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7R Master , Characterized by Craftsmanship

Connoisseurs of design classics will appreciate the fine craftsmanship and reassuring innovative techniques involved in making one Hartmann suitcase. A rigorous and relentless process involving more than 250 steps is required to make the unique design. The end result is a pure masterpiece in custom design, innovation and performance that will eclipse any fashion trend.

The wardrobe trunk

In the early 1910s, the nation was in the midst of vast industrial growth. The newly established railroads connected 38 states, facilitating more frequent travel.

Those early travellers all appreciated Hartmann’s product not only for its quality and durability but also for its brilliant practicality and a fashion sense.

In 1923, Hartmann pioneered the “Cushion top” for wardrobe trunks, which kept coat hangers in place to prevent creasing. This exciting development was widely used by celebrities, royalty and the rich and famous. More than half a million Hartmann wardrobe trunks were sold around the world.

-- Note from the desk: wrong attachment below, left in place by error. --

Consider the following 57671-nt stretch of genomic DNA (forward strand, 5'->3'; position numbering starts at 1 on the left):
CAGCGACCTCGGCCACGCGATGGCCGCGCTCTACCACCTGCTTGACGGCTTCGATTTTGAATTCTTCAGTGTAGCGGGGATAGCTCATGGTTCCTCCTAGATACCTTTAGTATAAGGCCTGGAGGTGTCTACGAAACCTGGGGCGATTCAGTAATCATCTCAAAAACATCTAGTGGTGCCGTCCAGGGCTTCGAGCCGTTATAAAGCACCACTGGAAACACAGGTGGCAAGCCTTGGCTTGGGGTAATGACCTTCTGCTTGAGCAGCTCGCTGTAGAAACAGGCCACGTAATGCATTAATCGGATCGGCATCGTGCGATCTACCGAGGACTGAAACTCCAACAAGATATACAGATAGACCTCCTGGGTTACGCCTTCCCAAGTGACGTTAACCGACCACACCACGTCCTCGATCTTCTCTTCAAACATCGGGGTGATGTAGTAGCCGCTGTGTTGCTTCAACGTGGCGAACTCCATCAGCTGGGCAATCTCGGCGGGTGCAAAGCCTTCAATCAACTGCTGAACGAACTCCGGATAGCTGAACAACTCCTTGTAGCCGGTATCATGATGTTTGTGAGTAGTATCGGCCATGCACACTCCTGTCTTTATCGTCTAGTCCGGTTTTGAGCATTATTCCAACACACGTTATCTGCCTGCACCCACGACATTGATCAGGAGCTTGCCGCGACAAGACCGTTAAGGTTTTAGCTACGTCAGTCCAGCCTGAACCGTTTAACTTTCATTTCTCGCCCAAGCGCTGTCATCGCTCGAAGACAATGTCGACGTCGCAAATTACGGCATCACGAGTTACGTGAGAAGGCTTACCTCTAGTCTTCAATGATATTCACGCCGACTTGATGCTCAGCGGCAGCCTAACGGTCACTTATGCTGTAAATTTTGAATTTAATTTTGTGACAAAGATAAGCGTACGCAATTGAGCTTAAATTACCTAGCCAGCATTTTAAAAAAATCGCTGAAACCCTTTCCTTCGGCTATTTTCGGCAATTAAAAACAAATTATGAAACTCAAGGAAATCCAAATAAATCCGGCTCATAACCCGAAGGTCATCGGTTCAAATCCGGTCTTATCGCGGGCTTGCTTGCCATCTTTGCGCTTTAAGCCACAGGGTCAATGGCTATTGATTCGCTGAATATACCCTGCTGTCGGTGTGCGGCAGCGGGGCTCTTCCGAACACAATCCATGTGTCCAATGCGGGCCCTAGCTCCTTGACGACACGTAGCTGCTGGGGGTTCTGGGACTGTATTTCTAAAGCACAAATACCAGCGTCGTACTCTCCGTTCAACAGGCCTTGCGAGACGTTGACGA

Hartmann Cushion Top Wardrobe Trunks

Belting leather

To reduce the appearance of wear and tear on leather suitcases, Hartmann was looking for a new, super-strong leather with maximum durability and individuality.

The president of Hartmann presented the belt from a flywheel to a Canadian tannery. In 1939, Hartmann developed Belting Leather, a unique vegetable-tanned leather that retains all of its characteristics – “nature's beauty marks” – resulting in a distinctiveness not found in other leathers.

Belting leather


During the steel shortage of WWII, Hartmann collaborated with the US Navy to develop the Seapack, made from a flexible basswood frame – a revolutionary product that was durable yet lightweight.

This material proved to withstand travel better than aluminium or steel, allowing the U.S. to utilise these metals for wartime purposes. It was presented to Prime Minister Winston Churchill by President Roosevelt as an example of outstanding American manufacturing. Later, Seapack evolved into Skymate.

Skymate was designed with a flexible wooden frame and side panels to create more packing space and convenience. Author Ian Fleming immortalised Hartmann in his 1954 novel, Live and Let Die, with Agent 007 – James Bond – carrying a lightweight Hartmann Skymate suitcase.